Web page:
The energy losses produced by aerodynamic drag are widely recognised as an area where improvement will lead to efficiency gains in vehicles at potentially modest cost. As such, it is an essential component of the overall drive towards the adoption of low carbon technology within the automotive industry. The project took an integrated approach to this problem, adapting automotive design processes and technologies to the design, manufacture and test of innovative vehicle body forms and devices.
Comprehensive technology benchmarking study
- Conceptual designs for body devices to reduce vehicle drag
- Computer simulation model validated through wind-tunnel testing of concept vehicles fitted with aerodynamic features and devices
Use of model scale and full scale tunnels for the development of aerodynamic concepts and to carry out correlation
Validated results of fixed ground wind tunnel testing by testing at a moving ground facility
Business Impact – New Products and Processes
MIRA has further developed its capability in Large Volume Airflow Visualization (LVAV) techniques. The advantages of LVAV over current techniques such as Particle Image Velocimetry (PIV), is that it covers a large three-dimensional volume rather than a slice of the flow, whilst still offering accurate, transient, 3D position and velocity data capture. Rapid postprocessing of the data provides engineers with a detailed insight into the flow structure; something which usually takes much longer when using traditional CFD methods.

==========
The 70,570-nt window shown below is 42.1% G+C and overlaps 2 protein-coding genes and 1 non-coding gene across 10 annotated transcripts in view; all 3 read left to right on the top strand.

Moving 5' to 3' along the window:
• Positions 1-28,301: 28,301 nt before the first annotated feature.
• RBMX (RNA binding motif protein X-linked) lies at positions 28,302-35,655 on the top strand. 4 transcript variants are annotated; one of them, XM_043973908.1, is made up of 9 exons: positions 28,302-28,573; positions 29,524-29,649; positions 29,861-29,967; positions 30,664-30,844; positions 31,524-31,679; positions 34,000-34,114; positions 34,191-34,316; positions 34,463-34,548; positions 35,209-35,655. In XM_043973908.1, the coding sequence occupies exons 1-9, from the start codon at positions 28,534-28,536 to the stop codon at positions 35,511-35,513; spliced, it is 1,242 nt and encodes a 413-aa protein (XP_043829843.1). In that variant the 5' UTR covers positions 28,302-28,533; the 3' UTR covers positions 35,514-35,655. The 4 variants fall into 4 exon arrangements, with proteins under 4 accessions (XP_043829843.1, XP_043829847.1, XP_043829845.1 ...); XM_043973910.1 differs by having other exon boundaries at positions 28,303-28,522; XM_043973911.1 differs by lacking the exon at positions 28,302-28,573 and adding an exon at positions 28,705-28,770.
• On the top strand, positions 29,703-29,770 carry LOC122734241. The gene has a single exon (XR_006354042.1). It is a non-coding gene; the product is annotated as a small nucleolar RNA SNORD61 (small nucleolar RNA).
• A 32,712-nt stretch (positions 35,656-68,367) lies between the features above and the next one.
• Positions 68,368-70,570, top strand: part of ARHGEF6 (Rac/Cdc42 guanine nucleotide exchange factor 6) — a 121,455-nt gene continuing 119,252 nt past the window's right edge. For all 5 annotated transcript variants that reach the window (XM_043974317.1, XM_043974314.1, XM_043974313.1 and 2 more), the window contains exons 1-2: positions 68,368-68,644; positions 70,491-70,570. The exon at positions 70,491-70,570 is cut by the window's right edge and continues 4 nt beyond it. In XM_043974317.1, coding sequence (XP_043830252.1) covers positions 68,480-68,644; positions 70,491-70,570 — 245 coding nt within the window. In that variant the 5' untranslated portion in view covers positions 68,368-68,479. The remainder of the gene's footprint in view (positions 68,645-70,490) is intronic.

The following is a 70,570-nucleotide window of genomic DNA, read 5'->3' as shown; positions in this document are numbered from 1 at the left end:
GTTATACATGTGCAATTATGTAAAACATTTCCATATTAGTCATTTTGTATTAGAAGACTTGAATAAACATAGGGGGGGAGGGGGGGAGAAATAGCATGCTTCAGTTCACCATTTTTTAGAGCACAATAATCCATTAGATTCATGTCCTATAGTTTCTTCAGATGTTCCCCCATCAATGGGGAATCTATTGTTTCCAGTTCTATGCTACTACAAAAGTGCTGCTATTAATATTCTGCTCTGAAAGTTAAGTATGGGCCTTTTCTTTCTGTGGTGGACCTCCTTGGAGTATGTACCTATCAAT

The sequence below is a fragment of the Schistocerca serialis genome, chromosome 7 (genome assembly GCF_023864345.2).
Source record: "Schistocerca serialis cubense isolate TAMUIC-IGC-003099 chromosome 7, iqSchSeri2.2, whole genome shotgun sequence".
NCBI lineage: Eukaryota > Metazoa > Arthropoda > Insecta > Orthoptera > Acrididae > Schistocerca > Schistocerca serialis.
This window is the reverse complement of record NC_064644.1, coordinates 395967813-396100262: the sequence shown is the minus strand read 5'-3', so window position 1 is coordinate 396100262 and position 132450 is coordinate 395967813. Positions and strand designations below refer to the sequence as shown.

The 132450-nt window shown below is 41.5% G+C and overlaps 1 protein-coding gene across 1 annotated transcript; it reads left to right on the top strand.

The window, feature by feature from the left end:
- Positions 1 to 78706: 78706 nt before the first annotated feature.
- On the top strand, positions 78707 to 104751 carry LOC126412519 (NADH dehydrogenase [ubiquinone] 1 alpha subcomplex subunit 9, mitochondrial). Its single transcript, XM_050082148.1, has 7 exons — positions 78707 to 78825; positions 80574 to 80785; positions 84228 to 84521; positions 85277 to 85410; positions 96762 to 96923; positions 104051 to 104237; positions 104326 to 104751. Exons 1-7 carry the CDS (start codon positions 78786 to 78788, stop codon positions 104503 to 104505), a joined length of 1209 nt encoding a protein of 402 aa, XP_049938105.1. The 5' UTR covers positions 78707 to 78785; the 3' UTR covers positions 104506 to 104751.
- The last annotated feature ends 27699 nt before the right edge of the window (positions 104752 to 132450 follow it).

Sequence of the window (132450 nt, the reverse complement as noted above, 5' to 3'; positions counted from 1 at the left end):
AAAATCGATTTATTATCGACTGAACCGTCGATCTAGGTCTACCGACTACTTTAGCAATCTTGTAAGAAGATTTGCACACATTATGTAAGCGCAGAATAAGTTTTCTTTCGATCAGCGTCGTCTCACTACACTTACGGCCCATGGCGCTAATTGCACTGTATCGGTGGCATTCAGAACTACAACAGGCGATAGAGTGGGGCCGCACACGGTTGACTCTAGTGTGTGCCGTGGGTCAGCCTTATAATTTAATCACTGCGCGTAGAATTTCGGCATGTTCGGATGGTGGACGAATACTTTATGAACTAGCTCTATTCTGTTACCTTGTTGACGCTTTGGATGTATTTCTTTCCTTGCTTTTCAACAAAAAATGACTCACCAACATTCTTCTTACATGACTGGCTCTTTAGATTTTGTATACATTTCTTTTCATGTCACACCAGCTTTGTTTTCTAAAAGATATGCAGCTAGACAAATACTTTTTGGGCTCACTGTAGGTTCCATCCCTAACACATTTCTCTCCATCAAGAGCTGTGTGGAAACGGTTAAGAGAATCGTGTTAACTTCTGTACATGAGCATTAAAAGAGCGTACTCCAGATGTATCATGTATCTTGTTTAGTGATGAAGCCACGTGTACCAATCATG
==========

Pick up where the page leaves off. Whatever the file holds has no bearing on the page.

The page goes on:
Base pressures were a key area of research and development, and several concepts were tested, leading to significant reductions in drag. Drag reduction from wheel, and wheel arch odifications, was also investigated at model and full scale levels, as well as in fixed and moving ground tests.
Ricardo has performed a sensitivity analysis of aerodynamic drag over various drive cycles. This analysis has helped the investigation and evaluation of a range of state of the art passive and active devices and concepts used to improve aerodynamic performance. Ricardo used the vehicle fuel consumption and electric range model (called ‘VSIM’ and developed in Matlab Simulink) used in other areas of the project to quantify the electric energy consumption, regenerative braking and electric vehicle range over real world and legislative drive cycles (Artemis and NEDC).
The results are being considered by Jaguar Land Rover and Tata Motors European Technical Centre (TMETC) for incorporation into new vehicle wheel and wheel bay designs.
For Coventry University, the knowledge and experience gained through this workstream, in addition to its existing design, simulation and prototyping assets, has provided a step change in its engineering capabilities and expertise. It can now offer a comprehensive aerodynamics service from design critique to a managed test programme.